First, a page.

In his book The Stoic Challenge, Bill Irvine claims that the goal of Stoicism is to decrease negative emotions:

Their goal wasn’t to banish emotion but to minimize the number of negative emotions — such as feelings of frustration, anger, grief, and envy — that they experienced.

This is subtly, but importantly misleading. What ultimately matters to a Stoic is acting and thinking well. The goal of Stoic thought isn’t to minimize negative feelings, but see the world as it is and cultivate virtue.

Ward Farnsworth notes this in The Practicing Stoic:

View the Stoics not as against feeling or emotion but as in favor of seeing the world accurately, living by reason, and staying detached from externals.

So why do emotions matter for Stoics? Emotions matter when they obstruct from seeing the world accurately. This happens when we become wrapped up in them. Emotions matter when they push towards acting without reason.

From this perspective, the emphasis isn’t on decreasing negative emotions. The emphasis is on acting with reason and being committed to acting on our values.

Why does this matter? Stressing reducing negative emotions as the goal distracts from what’s really important. One’s effort can be spent fighting negative emotions instead of getting out of one’s head and acting with virtue. Moreover, focusing on reducing negative emotions can make them worse.

In Get Out of Your Mind and Into Your Life, a book on acceptance commitment therapy (an outgrowth of the Stoic influenced cognitive behavioral therapy), Hayes uses the example of a Chinese finger trap:

If you’ve ever played with a Chinese finger trap, you know that the game is a woven straw tube about the width of your finger. When you put one finger in each end and pull, the straw stretches out and gets narrower.
The harder you pull, the narrower the tube gets and it becomes impossible to get your fingers out. If you simply push your two fingers together, however, your fingers will be free.
Now, think about how life is like a Chinese finger trap. The more you fight against it, the more limits you have. If you stop fighting, you keep your freedom to make your own choices.

This dynamic can happen when one focuses one’s attention on minimizing negative emotions. Fighting them can propel rumination. Rumination will bring about negative emotions. The cycle continues.

Emotions are, in a sense, a tools. They can provide valuable information about the world and motivate us to act well. They get in the way when we get wrapped up in them and lose touch with reality. When we mistake emotion for the way things are. Emotions blind us when they influence us to act in ways we wouldn’t reflectively endorse.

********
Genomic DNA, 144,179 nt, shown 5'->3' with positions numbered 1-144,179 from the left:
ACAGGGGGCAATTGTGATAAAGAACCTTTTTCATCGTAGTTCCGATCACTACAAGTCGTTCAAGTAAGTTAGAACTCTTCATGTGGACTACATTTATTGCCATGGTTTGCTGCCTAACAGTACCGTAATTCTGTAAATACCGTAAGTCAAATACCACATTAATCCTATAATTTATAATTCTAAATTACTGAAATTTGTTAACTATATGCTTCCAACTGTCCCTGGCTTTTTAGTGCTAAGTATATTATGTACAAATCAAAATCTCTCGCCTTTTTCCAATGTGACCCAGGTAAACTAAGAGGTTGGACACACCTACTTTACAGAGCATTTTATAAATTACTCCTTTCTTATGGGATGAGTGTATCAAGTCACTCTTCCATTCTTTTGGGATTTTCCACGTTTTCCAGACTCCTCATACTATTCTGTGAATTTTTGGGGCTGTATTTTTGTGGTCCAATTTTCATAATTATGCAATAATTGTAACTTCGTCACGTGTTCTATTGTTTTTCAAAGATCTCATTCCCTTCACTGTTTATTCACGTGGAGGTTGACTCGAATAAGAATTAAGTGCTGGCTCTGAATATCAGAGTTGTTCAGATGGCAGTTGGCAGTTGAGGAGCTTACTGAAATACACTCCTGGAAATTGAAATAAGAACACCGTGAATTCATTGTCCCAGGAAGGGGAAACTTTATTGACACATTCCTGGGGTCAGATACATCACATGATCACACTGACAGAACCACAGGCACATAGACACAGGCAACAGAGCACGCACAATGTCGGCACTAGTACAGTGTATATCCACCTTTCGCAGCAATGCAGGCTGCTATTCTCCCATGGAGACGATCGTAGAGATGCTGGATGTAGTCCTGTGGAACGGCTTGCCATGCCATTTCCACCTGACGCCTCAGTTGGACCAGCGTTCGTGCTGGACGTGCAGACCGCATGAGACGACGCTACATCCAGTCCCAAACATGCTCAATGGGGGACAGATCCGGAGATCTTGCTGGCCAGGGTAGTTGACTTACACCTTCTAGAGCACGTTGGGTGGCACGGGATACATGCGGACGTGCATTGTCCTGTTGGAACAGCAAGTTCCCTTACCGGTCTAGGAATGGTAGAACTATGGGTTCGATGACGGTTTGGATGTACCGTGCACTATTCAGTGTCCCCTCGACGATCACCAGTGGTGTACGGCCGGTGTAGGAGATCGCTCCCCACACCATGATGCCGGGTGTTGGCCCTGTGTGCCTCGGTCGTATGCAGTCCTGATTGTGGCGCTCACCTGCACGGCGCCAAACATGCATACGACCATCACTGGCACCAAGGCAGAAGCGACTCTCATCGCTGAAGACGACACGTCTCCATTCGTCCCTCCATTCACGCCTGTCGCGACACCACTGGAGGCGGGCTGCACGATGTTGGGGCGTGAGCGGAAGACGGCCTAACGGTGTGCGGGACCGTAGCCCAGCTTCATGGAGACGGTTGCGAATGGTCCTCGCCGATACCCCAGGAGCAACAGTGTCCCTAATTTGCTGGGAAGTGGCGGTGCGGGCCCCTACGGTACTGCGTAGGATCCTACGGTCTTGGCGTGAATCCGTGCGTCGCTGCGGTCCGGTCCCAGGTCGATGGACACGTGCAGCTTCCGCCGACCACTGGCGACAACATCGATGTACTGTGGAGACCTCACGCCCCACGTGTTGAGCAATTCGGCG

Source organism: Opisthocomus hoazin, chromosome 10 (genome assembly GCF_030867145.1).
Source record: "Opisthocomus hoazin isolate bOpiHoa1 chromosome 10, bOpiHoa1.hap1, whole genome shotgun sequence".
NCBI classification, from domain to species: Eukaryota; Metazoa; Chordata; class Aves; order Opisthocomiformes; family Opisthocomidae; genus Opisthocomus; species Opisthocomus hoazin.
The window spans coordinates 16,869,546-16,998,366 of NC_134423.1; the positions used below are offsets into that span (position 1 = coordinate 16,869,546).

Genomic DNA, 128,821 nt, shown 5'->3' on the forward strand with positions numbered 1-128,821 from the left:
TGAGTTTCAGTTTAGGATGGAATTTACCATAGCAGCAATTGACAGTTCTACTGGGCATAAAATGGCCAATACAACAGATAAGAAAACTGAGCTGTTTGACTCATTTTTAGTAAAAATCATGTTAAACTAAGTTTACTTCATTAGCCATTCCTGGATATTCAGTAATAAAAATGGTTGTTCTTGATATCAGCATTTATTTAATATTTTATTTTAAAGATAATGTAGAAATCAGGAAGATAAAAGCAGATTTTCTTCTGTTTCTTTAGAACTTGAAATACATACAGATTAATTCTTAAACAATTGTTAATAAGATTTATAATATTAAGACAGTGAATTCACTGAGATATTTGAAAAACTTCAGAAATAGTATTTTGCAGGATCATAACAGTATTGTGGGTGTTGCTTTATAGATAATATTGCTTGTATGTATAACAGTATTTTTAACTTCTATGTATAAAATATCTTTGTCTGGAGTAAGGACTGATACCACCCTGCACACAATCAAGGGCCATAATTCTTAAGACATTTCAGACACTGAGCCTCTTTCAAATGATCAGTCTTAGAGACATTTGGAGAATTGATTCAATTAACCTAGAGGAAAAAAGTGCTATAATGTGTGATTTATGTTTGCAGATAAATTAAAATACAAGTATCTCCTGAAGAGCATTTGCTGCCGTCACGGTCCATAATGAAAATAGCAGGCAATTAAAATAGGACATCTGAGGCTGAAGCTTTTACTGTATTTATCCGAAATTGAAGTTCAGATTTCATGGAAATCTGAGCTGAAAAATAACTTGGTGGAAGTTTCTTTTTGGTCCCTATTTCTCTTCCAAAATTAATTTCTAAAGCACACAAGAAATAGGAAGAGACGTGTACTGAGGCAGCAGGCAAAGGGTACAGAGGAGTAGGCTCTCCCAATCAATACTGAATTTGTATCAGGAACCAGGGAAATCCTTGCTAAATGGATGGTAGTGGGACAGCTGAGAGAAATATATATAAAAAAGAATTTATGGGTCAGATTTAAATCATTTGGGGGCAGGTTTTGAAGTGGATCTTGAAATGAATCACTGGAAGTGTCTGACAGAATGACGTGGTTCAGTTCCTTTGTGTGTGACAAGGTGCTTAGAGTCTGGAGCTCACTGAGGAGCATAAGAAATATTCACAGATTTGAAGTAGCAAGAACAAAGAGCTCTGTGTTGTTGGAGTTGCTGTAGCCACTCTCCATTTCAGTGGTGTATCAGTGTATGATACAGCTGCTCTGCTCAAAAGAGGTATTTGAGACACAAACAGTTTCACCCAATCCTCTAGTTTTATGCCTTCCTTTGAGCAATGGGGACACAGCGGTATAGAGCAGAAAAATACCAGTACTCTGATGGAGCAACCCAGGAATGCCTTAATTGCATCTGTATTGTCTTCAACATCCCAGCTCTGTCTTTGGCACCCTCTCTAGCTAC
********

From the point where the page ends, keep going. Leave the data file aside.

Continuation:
The way to address this isn’t to stop experiencing negative feelings. We can accept the negative feelings as they are. One can practice with traditional Stoic exercises, such as praemeditatio malorum or through meditation.

Stepping back a bit, recall the two step model of Stoic perception. First, there’s an initial impression and then a judgement. For example, we may experience a sensation in our chest upon seeing a friend. Then we may judge the sensation as excitement — or anxiety. Here’s Seneca on this:

An emotion, then, does not consist in being moved by the appearances of things, but in surrendering to them and following up this casual impulse. For if anyone supposes that turning pale, bursting into tears, sexual arousal, deep sighs, flashing eyes, and anything of that sort are a sign of emotion and mental state, he is mistaken and does not understand that these are merely bodily impulses…. A man thinks himself injured, wants to be revenged, and then — being dissuaded for some reason — he quickly calms down again. I don’t call this anger, but a mental impulse yielding to reason. Anger is that which overleaps reason and carries it away.

Here Seneca uses the word emotion to describe the state of being caught up in a judgment.

What he reminds us is that the key is to not yield to the original mental impulse (the original sensation that can lead to anger). We will experience passionate feelings. Occasionally these feelings would be the sort of thing we’d normally label as “emotions.” That’s ok and expected. The important part is to not let them distract us from what we value.

Instead of intervening at the level of emotions or feeling, focus on Stoic discipline and virtue. Embrace reality, even the bits that hurt, and cultivate your character. Reducing negative emotions will come as a side-effect.

On this theme, Hayes ends his book with:

Life is a choice. The choice here is not about whether or not to have pain. It is whether or not to live a valued, meaningful life. You’ve had enough suffering. Get out of your mind and into your life.